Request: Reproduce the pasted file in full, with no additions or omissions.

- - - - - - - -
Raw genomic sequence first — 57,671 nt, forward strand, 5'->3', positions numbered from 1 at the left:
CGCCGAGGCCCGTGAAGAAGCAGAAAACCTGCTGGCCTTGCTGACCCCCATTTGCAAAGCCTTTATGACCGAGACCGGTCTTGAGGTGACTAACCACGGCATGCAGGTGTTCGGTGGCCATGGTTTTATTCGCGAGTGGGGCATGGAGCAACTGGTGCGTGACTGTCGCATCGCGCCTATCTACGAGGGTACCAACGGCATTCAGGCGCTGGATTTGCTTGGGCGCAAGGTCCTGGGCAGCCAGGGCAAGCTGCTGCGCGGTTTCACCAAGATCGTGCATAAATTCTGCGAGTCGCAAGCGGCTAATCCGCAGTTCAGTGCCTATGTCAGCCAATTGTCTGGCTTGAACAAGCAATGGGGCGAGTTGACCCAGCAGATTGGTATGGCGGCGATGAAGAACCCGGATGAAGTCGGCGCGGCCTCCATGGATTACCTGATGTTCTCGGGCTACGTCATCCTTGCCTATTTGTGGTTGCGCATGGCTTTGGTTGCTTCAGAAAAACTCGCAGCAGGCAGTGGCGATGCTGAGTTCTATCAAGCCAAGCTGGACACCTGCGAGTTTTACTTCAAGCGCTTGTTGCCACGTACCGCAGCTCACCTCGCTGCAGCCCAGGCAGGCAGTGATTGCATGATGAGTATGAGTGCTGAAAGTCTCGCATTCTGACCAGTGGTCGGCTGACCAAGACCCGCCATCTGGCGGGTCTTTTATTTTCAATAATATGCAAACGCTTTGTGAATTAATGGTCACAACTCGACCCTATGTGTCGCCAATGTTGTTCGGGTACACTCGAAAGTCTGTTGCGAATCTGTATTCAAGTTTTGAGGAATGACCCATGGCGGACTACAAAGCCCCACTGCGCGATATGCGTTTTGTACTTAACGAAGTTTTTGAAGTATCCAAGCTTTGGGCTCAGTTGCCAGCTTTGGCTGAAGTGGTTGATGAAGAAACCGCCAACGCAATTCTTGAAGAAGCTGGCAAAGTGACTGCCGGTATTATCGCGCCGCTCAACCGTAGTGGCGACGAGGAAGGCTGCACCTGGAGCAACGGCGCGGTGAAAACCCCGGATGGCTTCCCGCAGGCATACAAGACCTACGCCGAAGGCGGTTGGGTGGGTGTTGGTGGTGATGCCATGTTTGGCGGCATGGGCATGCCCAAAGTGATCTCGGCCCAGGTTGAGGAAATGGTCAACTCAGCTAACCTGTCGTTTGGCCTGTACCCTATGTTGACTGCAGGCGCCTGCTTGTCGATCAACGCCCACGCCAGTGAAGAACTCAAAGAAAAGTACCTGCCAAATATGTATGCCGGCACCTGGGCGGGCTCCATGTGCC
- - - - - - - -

Raw genomic sequence first — 57,671 nt, forward strand, 5'->3', positions numbered from 1 at the left:
CGCCGAGGCCCGTGAAGAAGCAGAAAACCTGCTGGCCTTGCTGACCCCCATTTGCAAAGCCTTTATGACCGAGACCGGTCTTGAGGTGACTAACCACGGCATGCAGGTGTTCGGTGGCCATGGTTTTATTCGCGAGTGGGGCATGGAGCAACTGGTGCGTGACTGTCGCATCGCGCCTATCTACGAGGGTACCAACGGCATTCAGGCGCTGGATTTGCTTGGGCGCAAGGTCCTGGGCAGCCAGGGCAAGCTGCTGCGCGGTTTCACCAAGATCGTGCATAAATTCTGCGAGTCGCAAGCGGCTAATCCGCAGTTCAGTGCCTATGTCAGCCAATTGTCTGGCTTGAACAAGCAATGGGGCGAGTTGACCCAGCAGATTGGTATGGCGGCGATGAAGAACCCGGATGAAGTCGGCGCGGCCTCCATGGATTACCTGATGTTCTCGGGCTACGTCATCCTTGCCTATTTGTGGTTGCGCATGGCTTTGGTTGCTTCAGAAAAACTCGCAGCAGGCAGTGGCGATGCTGAGTTCTATCAAGCCAAGCTGGACACCTGCGAGTTTTACTTCAAGCGCTTGTTGCCACGTACCGCAGCTCACCTCGCTGCAGCCCAGGCAGGCAGTGATTGCATGATGAGTATGAGTGCTGAAAGTCTCGCATTCTGACCAGTGGTCGGCTGACCAAGACCCGCCATCTGGCGGGTCTTTTATTTTCAATAATATGCAAACGCTTTGTGAATTAATGGTCACAACTCGACCCTATGTGTCGCCAATGTTGTTCGGGTACACTCGAAAGTCTGTTGCGAATCTGTATTCAAGTTTTGAGGAATGACCCATGGCGGACTACAAAGCCCCACTGCGCGATATGCGTTTTGTACTTAACGAAGTTTTTGAAGTATCCAAGCTTTGGGCTCAGTTGCCAGCTTTGGCTGAAGTGGTTGATGAAGAAACCGCCAACGCAATTCTTGAAGAAGCTGGCAAAGTGACTGCCGGTATTATCGCGCCGCTCAACCGTAGTGGCGACGAGGAAGGCTGCACCTGGAGCAACGGCGCGGTGAAAACCCCGGATGGCTTCCCGCAGGCATACAAGACCTACGCCGAAGGCGGTTGGGTGGGTGTTGGTGGTGATGCCATGTTTGGCGGCATGGGCATGCCCAAAGTGATCTCGGCCCAGGTTGAGGAAATGGTCAACTCAGCTAACCTGTCGTTTGGCCTGTACCCTATGTTGACTGCAGGCGCCTGCTTGTCGATCAACGCCCACGCCAGTGAAGAACTCAAAGAAAAGTACCTGCCAAATATGTATGCCGGCACCTGGGCGGGCTCCATGTGCC